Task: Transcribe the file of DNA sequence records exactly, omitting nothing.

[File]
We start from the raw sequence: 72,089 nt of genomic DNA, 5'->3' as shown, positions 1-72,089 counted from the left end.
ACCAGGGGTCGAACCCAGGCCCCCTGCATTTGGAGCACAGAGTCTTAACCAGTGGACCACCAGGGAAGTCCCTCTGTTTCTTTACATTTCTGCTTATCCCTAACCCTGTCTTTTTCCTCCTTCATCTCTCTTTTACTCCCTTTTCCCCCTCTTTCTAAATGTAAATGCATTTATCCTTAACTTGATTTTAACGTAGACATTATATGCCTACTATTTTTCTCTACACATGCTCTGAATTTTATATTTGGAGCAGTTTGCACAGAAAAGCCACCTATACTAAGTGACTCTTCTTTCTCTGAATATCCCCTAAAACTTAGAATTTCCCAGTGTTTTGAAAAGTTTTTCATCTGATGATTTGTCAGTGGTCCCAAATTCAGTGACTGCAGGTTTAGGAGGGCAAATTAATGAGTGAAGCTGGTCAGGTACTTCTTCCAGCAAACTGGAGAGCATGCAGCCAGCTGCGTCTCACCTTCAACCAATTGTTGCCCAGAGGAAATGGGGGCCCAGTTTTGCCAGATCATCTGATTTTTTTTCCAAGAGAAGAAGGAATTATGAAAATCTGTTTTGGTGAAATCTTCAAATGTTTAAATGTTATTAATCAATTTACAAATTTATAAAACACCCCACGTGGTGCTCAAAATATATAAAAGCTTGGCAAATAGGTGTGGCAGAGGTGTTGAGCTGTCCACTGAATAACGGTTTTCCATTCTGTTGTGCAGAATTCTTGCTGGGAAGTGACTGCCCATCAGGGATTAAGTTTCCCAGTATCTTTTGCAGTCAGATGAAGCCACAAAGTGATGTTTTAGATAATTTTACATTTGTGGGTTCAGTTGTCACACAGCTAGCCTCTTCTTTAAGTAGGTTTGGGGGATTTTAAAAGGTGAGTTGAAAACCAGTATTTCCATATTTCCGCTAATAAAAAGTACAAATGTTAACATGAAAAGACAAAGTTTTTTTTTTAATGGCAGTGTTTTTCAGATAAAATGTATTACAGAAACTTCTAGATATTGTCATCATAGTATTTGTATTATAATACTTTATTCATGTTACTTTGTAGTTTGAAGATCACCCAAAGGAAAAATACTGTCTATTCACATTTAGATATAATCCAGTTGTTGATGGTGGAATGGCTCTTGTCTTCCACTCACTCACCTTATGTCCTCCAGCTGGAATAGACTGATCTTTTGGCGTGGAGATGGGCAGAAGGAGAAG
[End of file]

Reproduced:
We start from the raw sequence: 72,089 nt of genomic DNA, 5'->3' as shown, positions 1-72,089 counted from the left end.
ACCAGGGGTCGAACCCAGGCCCCCTGCATTTGGAGCACAGAGTCTTAACCAGTGGACCACCAGGGAAGTCCCTCTGTTTCTTTACATTTCTGCTTATCCCTAACCCTGTCTTTTTCCTCCTTCATCTCTCTTTTACTCCCTTTTCCCCCTCTTTCTAAATGTAAATGCATTTATCCTTAACTTGATTTTAACGTAGACATTATATGCCTACTATTTTTCTCTACACATGCTCTGAATTTTATATTTGGAGCAGTTTGCACAGAAAAGCCACCTATACTAAGTGACTCTTCTTTCTCTGAATATCCCCTAAAACTTAGAATTTCCCAGTGTTTTGAAAAGTTTTTCATCTGATGATTTGTCAGTGGTCCCAAATTCAGTGACTGCAGGTTTAGGAGGGCAAATTAATGAGTGAAGCTGGTCAGGTACTTCTTCCAGCAAACTGGAGAGCATGCAGCCAGCTGCGTCTCACCTTCAACCAATTGTTGCCCAGAGGAAATGGGGGCCCAGTTTTGCCAGATCATCTGATTTTTTTTCCAAGAGAAGAAGGAATTATGAAAATCTGTTTTGGTGAAATCTTCAAATGTTTAAATGTTATTAATCAATTTACAAATTTATAAAACACCCCACGTGGTGCTCAAAATATATAAAAGCTTGGCAAATAGGTGTGGCAGAGGTGTTGAGCTGTCCACTGAATAACGGTTTTCCATTCTGTTGTGCAGAATTCTTGCTGGGAAGTGACTGCCCATCAGGGATTAAGTTTCCCAGTATCTTTTGCAGTCAGATGAAGCCACAAAGTGATGTTTTAGATAATTTTACATTTGTGGGTTCAGTTGTCACACAGCTAGCCTCTTCTTTAAGTAGGTTTGGGGGATTTTAAAAGGTGAGTTGAAAACCAGTATTTCCATATTTCCGCTAATAAAAAGTACAAATGTTAACATGAAAAGACAAAGTTTTTTTTTTAATGGCAGTGTTTTTCAGATAAAATGTATTACAGAAACTTCTAGATATTGTCATCATAGTATTTGTATTATAATACTTTATTCATGTTACTTTGTAGTTTGAAGATCACCCAAAGGAAAAATACTGTCTATTCACATTTAGATATAATCCAGTTGTTGATGGTGGAATGGCTCTTGTCTTCCACTCACTCACCTTATGTCCTCCAGCTGGAATAGACTGATCTTTTGGCGTGGAGATGGGCAGAAGGAGAAG